‘Very imperfectly; yet I have a strong idea, perhaps more deeply impressed upon me by subsequent hard usage, that I was during my childhood the object of much solicitude and affection. I have an indistinct remembrance of a good-looking man whom I used to call papa, and of a lady who was infirm in health, and who, I think, must have been my mother; but it is an imperfect and confused recollection. I remember too a tall, thin, kind-tempered man in black, who used to teach me my letters and walk out with me; and I think the very last time - ’

 Here the Dominie could contain no longer. While every succeeding word served to prove that the child of his benefactor stood before him, he had struggled with the utmost difficulty to suppress his emotions; but when the juvenile recollections of Bertram turned towards his tutor and his precepts he was compelled to give way to his feelings. He rose hastily from his chair, and with clasped hands, trembling limbs, and streaming eyes, called out aloud, ‘Harry Bertram! look at me; was I not the man?’

 ‘Yes!’ said Bertram, starting from his seat as if a sudden light had burst in upon his mind; ‘yes; that was my name! And that is the voice and the figure of my kind old master!’

 The Dominie threw himself into his arms, pressed him a thousand times to his bosom in convulsions of transport which shook his whole frame, sobbed hysterically, and at length, in the emphatic language of Scripture, lifted up his voice and wept aloud. Colonel Mannering had recourse to his handkerchief; Pleydell made wry faces, and wiped the glasses of his spectacles; and honest Dinmont, after two loud blubbering explosions, exclaimed, ‘Deil’s in the man! he’s garr’d me do that I haena done since my auld mither died.'

Sunday 23 August 2020

Masking and Unmasking

Will anyone ever get round to writing Anita Brookner's biography? It is less likely than it might have been once. The golden age of literary biography was in the last century. Simply, the economics of publishing probably wouldn't support a latter-day Bevis Hillier or Norman Sherry, whose multi-volume John Betjeman and Graham Greene lives respectively were the fruit of decades of work (Sherry was said to have visited every place Greene ever set foot in).

Then there are the lesser 'hack' biographies that often appear more quickly after an author's death. These are culled largely from material already in the public domain. Such a biographer might find so private and retiring figure as Anita Brookner a recalcitrant subject for such a job. She was a public figure, but only up to a point, and only really from her fifties onwards. Any more comprehensive life would entail a lot of research and a lot of interviews.

She herself gave few interviews and rarely appeared on the radio or TV. One gets a sense of her 'curating' her life as it happened. Such endeavours are doomed to fail, but can frustrate the unwary. But one of the incidents over which she had less control was her involvement in the Anthony Blunt affair. In short, her boss and mentor at the Courtauld Institute, former Surveyor of the Queen's Pictures, and pillar of the Establishment, Sir Anthony Blunt was unmasked in 1979 as having worked as a Soviet agent. There was a media furore and Blunt was stripped of his honours. Brookner remained loyal, visiting him in his enforced retirement, and supplying him with art books from the Courtauld's library. It was only later in the 1980s, with the publication of the notorious Spycatcher book, that Brookner learned of how Blunt had used her in a small way in the 1960s to obtain information unwittingly from a minor person of interest. Brookner's horror when she realised the full personal extent of Blunt's treachery and double-dealing was immense. She expressed her wounded feelings in an excoriating Spectator article in 1987.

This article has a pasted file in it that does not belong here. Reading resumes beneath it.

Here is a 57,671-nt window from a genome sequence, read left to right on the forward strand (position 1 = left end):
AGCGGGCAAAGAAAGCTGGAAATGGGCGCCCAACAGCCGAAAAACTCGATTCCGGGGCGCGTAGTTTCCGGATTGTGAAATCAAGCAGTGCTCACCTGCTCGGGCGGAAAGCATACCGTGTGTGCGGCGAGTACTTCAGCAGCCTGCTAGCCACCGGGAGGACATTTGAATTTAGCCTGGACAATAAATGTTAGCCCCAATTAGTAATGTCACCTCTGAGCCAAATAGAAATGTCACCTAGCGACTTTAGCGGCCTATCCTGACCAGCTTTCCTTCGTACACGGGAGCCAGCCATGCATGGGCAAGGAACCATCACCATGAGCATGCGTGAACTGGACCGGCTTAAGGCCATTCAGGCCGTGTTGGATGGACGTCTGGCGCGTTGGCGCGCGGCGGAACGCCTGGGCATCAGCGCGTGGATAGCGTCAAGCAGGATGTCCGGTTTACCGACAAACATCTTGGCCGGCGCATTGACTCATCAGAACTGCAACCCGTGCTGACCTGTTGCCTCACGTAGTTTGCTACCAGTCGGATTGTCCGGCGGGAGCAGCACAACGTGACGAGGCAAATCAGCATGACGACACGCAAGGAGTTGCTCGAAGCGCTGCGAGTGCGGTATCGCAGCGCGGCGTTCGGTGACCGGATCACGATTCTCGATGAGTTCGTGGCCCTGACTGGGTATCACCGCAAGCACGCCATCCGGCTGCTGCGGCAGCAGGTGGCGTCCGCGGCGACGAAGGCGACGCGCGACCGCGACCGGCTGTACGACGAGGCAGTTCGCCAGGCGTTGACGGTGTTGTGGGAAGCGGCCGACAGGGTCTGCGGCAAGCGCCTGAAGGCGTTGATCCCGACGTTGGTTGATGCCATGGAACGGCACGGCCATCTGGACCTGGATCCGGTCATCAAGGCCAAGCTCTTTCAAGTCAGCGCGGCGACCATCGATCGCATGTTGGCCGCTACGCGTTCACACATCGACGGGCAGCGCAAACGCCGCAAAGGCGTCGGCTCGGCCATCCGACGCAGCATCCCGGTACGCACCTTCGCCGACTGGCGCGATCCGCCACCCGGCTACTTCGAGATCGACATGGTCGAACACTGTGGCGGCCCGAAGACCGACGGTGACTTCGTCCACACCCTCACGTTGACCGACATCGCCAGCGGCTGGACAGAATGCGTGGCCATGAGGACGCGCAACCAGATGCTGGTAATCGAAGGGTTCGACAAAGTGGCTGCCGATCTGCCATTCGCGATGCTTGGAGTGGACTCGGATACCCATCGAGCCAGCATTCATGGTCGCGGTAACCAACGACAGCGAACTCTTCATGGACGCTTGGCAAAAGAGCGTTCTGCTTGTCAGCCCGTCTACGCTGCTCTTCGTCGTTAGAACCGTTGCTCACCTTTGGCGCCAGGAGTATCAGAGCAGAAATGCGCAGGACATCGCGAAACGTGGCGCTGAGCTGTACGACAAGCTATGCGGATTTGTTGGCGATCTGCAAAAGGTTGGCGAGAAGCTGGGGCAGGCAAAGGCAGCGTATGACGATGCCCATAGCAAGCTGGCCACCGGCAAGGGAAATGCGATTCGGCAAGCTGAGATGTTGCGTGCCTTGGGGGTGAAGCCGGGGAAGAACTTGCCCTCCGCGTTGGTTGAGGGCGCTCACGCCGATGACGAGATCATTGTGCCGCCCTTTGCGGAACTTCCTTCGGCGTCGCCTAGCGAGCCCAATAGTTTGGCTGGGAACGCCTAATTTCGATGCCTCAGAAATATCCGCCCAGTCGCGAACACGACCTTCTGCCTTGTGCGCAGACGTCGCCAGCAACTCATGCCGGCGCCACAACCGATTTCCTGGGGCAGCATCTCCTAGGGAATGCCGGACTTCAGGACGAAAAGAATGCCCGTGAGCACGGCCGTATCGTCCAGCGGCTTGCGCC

One cannot but think that such dismay must have informed, affected, confirmed a worldview already familiar within her developing fictional oeuvre. And yet how would others see the matter? How was the Blunt scandal seen at the time? Ungenerously, it would appear, if a recently collected poem by Sir John Betjeman is anything to go by (Harvest Bells: new and uncollected poems, 2019).

I've never found Betjeman altogether hilarious, though I confess a liking for his later persona, but that's because I like most things from the 60s, 70s and 80s, love that time and that world.

In 'Lines on the Unmasking of the Surveyor of the Queen's Pictures' Betjeman is at his most jovial and sniggering:

Poor old Bluntie! So they got him,
'Mole Revealed' they say 'at last'.
On a bleak November morning,
What an echo from the past!...

Who'd have guessed it - 'Blunt a traitor'
And an homosexualist?...
... Now the nine-day wonder's over,
Back he goes to Maida Vale.
In his comfy little Rover,
Home to gin and ginger ale...

The volume's editor seeks in a note to explain the tone. Apparently Blunt made Betjeman feel he had wasted his talent in the pursuit of popularity; the poet felt, he wrote in a letter, 'trivial and shallow' beside his old acquaintance.

The Maida Vale detail is incorrect. In fact Blunt (no longer Sir Anthony) retired to a flat near the Courtauld: at the cocktail hour he would entertain old colleagues, Brookner among them (though she doubtless left early and didn't partake). Putney Vale Crematorium, a few years after 1979, was the scene of Blunt's funeral. If you type 'Anthony Blunt funeral' into a search engine you'll find photos of the affair, including one in which Anita Brookner is identifiable.